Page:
Walter Reed General Relieved of Command

The Army today fired the top administrator at Walter Reed Army Medical Center, following embarrassing news reports that prompted a Defense Department probe of an outpatient center for roach and mice infestation, mold, rot and nightmarish red tape.

Although a 45-day Pentagon review has only started, Army officials informed Maj. Gen. George W. Weightman this morning that the nation's oldest military service had "lost trust and confidence in the commander's leadership abilities to address needed solutions for soldier-outpatient care" at the hospital. Army Secretary Francis J. Harvey made the decision yesterday, Army officials said.

The Army's civilian overseer said the service is acting quickly to respond to problems at the venerated Army hospital.

"We'll fix as we go; we'll fix as we find things wrong," Harvey said. "Soldiers are the heart of our Army and the quality of their medical care is non-negotiable."

Weightman was head of Walter Reed for only about six months. He came to the hospital in late August, after serving as commander of the U.S. Army Medical Department Center and School at Fort Sam Houston, Texas.

"I want to inform all of you personally that as of today I have been relieved of command here at WRAMC," Weightman wrote today in a message to Walter Reed staff. "I thank all of you for the professional support and dedication that you have brought to all of our issues and that I am confident that you will continue to do a great job as we work our separate lanes to enhance warrior care at WRAMC. You're a great team and I have been honored to work with you."

Defense Secretary Robert Gates released a statement saying he endorsed the decision to remove Weightman.

"The care and welfare of our wounded men and women in uniform demand the highest standard of excellence and commitment that we can muster as a government," Gates wrote. "When this standard is not met, I will insist on swift and direct corrective action and, where appropriate, accountability up the chain of command."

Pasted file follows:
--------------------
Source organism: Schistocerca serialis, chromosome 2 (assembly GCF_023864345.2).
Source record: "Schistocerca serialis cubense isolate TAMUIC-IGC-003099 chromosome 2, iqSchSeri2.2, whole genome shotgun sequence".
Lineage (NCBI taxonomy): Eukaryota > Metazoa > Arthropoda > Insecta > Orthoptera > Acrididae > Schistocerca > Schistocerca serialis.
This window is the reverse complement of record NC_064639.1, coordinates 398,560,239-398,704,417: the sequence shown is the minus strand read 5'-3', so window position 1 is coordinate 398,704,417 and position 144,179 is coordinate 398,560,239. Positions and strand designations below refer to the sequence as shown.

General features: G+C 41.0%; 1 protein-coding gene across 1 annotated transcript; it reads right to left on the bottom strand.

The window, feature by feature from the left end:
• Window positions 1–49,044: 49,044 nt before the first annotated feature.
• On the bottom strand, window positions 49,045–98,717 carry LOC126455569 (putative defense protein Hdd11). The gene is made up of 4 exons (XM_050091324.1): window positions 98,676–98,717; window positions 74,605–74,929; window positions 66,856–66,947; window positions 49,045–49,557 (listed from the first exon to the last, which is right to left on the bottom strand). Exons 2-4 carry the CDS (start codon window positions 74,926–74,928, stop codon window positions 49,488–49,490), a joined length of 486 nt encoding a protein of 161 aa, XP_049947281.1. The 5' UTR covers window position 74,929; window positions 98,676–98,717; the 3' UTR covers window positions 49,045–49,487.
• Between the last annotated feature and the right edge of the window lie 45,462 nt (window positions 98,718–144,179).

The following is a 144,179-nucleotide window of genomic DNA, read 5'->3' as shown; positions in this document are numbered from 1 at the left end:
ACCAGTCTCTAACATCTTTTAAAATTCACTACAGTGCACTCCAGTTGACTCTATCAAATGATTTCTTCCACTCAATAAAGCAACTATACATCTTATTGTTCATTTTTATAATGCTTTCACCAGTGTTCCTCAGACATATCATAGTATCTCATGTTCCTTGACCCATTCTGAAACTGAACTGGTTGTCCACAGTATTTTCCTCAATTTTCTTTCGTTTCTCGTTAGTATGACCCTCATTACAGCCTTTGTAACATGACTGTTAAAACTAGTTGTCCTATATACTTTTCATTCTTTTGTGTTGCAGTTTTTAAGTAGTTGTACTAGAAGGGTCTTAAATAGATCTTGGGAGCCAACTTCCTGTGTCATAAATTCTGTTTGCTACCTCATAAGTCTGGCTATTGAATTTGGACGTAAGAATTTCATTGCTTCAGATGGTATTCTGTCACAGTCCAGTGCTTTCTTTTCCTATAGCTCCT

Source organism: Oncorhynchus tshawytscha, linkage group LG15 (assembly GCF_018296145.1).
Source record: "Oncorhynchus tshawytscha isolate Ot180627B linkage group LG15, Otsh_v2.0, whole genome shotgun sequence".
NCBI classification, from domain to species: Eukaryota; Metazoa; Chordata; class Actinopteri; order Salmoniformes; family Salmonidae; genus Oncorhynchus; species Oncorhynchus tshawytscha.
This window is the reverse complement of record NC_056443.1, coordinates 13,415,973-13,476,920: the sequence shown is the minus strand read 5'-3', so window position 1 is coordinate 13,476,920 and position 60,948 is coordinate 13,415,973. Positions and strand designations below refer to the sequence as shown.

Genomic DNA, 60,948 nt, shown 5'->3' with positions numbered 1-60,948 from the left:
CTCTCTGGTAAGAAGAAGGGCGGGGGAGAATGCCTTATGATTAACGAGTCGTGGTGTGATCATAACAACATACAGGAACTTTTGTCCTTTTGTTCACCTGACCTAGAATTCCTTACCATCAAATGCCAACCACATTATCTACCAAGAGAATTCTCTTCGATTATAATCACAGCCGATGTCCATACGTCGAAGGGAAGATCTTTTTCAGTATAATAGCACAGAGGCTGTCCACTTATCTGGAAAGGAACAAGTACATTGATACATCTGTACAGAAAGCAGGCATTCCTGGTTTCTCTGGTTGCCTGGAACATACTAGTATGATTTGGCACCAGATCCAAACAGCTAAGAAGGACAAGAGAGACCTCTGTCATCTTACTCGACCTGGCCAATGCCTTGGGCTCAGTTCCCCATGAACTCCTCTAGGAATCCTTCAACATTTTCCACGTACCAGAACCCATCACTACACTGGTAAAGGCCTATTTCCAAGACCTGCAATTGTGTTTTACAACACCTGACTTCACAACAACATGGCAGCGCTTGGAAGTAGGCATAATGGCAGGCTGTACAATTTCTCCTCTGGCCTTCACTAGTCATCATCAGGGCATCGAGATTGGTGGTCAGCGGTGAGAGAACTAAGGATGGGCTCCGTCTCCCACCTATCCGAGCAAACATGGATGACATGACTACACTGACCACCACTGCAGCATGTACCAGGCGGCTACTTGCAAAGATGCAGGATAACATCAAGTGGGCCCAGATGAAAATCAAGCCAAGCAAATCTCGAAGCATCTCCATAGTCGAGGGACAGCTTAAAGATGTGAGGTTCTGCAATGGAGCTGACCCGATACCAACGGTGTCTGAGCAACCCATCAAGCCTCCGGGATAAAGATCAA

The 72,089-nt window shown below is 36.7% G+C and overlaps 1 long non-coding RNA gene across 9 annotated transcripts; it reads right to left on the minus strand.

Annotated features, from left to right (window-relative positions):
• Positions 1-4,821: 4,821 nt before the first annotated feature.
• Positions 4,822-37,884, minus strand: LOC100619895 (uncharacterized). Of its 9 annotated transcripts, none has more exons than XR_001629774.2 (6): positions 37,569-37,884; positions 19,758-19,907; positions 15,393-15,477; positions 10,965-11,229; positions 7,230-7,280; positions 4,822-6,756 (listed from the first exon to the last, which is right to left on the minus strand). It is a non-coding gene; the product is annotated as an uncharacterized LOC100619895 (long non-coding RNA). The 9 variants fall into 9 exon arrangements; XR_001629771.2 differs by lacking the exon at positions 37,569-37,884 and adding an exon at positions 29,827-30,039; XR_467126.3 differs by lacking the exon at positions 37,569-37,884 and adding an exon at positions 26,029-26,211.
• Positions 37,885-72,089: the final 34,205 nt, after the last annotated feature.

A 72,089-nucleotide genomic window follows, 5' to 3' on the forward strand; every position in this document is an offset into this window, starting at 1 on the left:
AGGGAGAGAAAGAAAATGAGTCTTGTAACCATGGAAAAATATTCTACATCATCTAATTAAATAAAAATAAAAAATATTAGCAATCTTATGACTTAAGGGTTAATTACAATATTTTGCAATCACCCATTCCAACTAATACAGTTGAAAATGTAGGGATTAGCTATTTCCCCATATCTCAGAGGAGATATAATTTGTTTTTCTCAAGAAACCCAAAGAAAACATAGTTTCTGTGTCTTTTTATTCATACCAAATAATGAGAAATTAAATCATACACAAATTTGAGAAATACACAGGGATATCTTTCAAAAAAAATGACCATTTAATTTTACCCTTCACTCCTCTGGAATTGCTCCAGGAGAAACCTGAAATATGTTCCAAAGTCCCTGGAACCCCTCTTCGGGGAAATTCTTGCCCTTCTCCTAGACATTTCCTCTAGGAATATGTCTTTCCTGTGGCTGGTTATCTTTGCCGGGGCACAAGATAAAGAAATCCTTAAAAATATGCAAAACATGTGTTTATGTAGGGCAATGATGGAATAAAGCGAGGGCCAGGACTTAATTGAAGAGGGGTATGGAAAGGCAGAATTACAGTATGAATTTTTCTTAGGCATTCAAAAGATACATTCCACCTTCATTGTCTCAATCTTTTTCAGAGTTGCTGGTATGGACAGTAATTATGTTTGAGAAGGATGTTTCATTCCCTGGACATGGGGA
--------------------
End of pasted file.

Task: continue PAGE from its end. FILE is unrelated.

"The command staff at Walter Reed needs to show they care," said John Allen of the North Carolina National Guard.

The Army said within the next 30 days its own internal review will focus on accountability to the hospital's soldier patients, health and welfare, infrastructure, a much criticized medical administrative process and information dissemination. The Army is separately cooperating with a larger Pentagon review, due in April.

Weightman will be replaced temporarily by the head of U.S. Army Medical Command, Lt. Gen. Kevin Kiley, until a general is selected, the Army said in a statement. Kiley, who has previously overseen the hospital, has also been criticized for failing to act on previous reports of serious problems at Walter Reed.

The hospital now faces new allegations that it has long known of the problems and retaliated against whistle-blowing patients.

Soldiers in the now notorious building 18 have been told they must wake up at 6 a.m. each morning and face unusual daily 7 a.m. inspections and have been told not to speak to reporters.

"Some soldiers believe this is a form of punishment for the trouble soldiers caused by talking to the media," one soldier in the unit told the Army Times newspaper, on condition of anonymity.

Problems at the facility have caused public outrage and prompted 2008 presidential candidate Sen. Barack Obama, D-Ill., to offer a bill today that aims to resolve the site's problems.

"That can't be the proper response, silencing and punishing our injured soldiers for trying to get the mold off their walls," Obama said.

Minutes later, rival candidate Sen. Hillary Clinton, D-N.Y., called for an independent investigation to determine "what senior Army officials knew about the conditions and treatment of patients at Walter Reed and when they knew it" in a letter to the Army inspector general.